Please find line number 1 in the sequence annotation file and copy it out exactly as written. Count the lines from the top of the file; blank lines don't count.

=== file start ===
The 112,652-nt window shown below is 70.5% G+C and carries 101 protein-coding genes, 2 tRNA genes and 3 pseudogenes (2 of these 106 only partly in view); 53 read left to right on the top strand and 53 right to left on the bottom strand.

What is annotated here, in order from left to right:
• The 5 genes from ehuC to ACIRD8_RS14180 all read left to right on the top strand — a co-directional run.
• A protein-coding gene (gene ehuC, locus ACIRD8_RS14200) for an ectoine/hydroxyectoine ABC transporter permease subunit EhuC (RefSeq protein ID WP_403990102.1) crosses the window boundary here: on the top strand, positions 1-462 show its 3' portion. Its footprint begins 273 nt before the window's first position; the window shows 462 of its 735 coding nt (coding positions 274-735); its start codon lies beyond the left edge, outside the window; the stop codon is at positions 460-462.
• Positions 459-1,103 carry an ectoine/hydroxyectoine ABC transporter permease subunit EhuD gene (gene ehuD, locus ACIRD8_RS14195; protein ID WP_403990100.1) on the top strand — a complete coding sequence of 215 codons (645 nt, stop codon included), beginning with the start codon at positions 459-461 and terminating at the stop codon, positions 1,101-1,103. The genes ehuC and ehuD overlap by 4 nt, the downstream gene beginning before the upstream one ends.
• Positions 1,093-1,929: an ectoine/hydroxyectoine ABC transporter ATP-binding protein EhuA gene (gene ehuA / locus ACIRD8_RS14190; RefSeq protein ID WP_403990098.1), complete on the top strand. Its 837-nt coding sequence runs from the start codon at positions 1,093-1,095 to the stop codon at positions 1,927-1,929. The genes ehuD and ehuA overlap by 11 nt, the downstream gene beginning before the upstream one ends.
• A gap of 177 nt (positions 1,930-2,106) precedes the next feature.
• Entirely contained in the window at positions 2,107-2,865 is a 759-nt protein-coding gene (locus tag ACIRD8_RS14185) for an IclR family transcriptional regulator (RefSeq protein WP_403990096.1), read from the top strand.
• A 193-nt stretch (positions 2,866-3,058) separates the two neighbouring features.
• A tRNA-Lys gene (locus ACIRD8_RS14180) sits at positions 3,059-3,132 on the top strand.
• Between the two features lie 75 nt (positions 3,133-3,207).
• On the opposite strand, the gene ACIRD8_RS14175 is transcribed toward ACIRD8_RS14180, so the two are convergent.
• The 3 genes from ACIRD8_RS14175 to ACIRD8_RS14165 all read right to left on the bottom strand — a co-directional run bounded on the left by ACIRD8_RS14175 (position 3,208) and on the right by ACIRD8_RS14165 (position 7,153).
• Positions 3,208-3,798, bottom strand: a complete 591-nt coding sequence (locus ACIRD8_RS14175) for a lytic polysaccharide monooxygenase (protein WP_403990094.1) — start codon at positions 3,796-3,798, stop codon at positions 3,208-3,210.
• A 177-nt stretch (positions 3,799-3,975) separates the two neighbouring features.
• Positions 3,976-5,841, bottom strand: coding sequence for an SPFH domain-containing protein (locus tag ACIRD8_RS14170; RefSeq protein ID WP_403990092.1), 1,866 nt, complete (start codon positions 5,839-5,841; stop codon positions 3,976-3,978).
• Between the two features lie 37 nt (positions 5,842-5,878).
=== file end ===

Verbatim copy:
The 112,652-nt window shown below is 70.5% G+C and carries 101 protein-coding genes, 2 tRNA genes and 3 pseudogenes (2 of these 106 only partly in view); 53 read left to right on the top strand and 53 right to left on the bottom strand.